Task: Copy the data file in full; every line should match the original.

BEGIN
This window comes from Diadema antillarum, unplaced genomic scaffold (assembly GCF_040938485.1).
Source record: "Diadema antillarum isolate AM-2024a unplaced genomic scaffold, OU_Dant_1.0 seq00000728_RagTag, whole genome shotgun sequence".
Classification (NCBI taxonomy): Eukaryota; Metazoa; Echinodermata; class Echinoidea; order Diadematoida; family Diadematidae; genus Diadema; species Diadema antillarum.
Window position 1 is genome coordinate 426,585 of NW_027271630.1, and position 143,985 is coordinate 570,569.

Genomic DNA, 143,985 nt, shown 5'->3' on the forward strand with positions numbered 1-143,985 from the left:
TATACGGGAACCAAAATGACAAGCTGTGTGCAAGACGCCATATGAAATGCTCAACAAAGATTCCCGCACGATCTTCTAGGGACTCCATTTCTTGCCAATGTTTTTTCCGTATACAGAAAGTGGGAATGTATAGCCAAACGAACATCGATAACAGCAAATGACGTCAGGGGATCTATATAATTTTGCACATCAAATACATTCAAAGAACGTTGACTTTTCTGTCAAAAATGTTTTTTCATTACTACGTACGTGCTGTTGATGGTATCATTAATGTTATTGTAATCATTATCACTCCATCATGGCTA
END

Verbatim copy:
This window comes from Diadema antillarum, unplaced genomic scaffold (assembly GCF_040938485.1).
Source record: "Diadema antillarum isolate AM-2024a unplaced genomic scaffold, OU_Dant_1.0 seq00000728_RagTag, whole genome shotgun sequence".
Classification (NCBI taxonomy): Eukaryota; Metazoa; Echinodermata; class Echinoidea; order Diadematoida; family Diadematidae; genus Diadema; species Diadema antillarum.
Window position 1 is genome coordinate 426,585 of NW_027271630.1, and position 143,985 is coordinate 570,569.

Genomic DNA, 143,985 nt, shown 5'->3' on the forward strand with positions numbered 1-143,985 from the left:
TATACGGGAACCAAAATGACAAGCTGTGTGCAAGACGCCATATGAAATGCTCAACAAAGATTCCCGCACGATCTTCTAGGGACTCCATTTCTTGCCAATGTTTTTTCCGTATACAGAAAGTGGGAATGTATAGCCAAACGAACATCGATAACAGCAAATGACGTCAGGGGATCTATATAATTTTGCACATCAAATACATTCAAAGAACGTTGACTTTTCTGTCAAAAATGTTTTTTCATTACTACGTACGTGCTGTTGATGGTATCATTAATGTTATTGTAATCATTATCACTCCATCATGGCTA